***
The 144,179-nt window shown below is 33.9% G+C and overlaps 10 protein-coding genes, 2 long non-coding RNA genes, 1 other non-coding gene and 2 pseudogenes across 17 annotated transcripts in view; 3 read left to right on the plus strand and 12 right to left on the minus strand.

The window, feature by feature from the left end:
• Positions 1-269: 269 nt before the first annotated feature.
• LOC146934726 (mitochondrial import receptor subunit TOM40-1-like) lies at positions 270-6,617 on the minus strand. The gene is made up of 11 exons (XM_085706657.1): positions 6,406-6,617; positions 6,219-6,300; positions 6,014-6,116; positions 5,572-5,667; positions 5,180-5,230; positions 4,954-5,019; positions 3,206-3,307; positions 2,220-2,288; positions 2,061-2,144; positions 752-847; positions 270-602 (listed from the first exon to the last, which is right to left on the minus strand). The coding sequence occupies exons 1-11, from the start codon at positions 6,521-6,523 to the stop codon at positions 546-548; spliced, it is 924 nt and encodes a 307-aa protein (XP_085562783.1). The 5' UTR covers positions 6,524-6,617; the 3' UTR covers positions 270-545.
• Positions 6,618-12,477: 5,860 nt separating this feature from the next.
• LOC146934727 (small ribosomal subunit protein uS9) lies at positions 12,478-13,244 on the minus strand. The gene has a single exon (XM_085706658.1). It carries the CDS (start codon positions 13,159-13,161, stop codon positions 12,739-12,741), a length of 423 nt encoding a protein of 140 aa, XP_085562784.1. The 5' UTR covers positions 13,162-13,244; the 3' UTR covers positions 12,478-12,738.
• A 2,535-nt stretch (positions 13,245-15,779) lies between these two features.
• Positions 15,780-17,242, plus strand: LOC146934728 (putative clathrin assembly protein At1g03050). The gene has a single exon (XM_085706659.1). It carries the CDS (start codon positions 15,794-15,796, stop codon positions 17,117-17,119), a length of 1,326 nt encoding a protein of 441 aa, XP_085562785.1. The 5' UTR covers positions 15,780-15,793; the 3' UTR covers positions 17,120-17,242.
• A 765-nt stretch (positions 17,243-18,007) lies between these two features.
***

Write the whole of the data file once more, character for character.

The 144,179-nt window shown below is 33.9% G+C and overlaps 10 protein-coding genes, 2 long non-coding RNA genes, 1 other non-coding gene and 2 pseudogenes across 17 annotated transcripts in view; 3 read left to right on the plus strand and 12 right to left on the minus strand.

The window, feature by feature from the left end:
• Positions 1-269: 269 nt before the first annotated feature.
• LOC146934726 (mitochondrial import receptor subunit TOM40-1-like) lies at positions 270-6,617 on the minus strand. The gene is made up of 11 exons (XM_085706657.1): positions 6,406-6,617; positions 6,219-6,300; positions 6,014-6,116; positions 5,572-5,667; positions 5,180-5,230; positions 4,954-5,019; positions 3,206-3,307; positions 2,220-2,288; positions 2,061-2,144; positions 752-847; positions 270-602 (listed from the first exon to the last, which is right to left on the minus strand). The coding sequence occupies exons 1-11, from the start codon at positions 6,521-6,523 to the stop codon at positions 546-548; spliced, it is 924 nt and encodes a 307-aa protein (XP_085562783.1). The 5' UTR covers positions 6,524-6,617; the 3' UTR covers positions 270-545.
• Positions 6,618-12,477: 5,860 nt separating this feature from the next.
• LOC146934727 (small ribosomal subunit protein uS9) lies at positions 12,478-13,244 on the minus strand. The gene has a single exon (XM_085706658.1). It carries the CDS (start codon positions 13,159-13,161, stop codon positions 12,739-12,741), a length of 423 nt encoding a protein of 140 aa, XP_085562784.1. The 5' UTR covers positions 13,162-13,244; the 3' UTR covers positions 12,478-12,738.
• A 2,535-nt stretch (positions 13,245-15,779) lies between these two features.
• Positions 15,780-17,242, plus strand: LOC146934728 (putative clathrin assembly protein At1g03050). The gene has a single exon (XM_085706659.1). It carries the CDS (start codon positions 15,794-15,796, stop codon positions 17,117-17,119), a length of 1,326 nt encoding a protein of 441 aa, XP_085562785.1. The 5' UTR covers positions 15,780-15,793; the 3' UTR covers positions 17,120-17,242.
• A 765-nt stretch (positions 17,243-18,007) lies between these two features.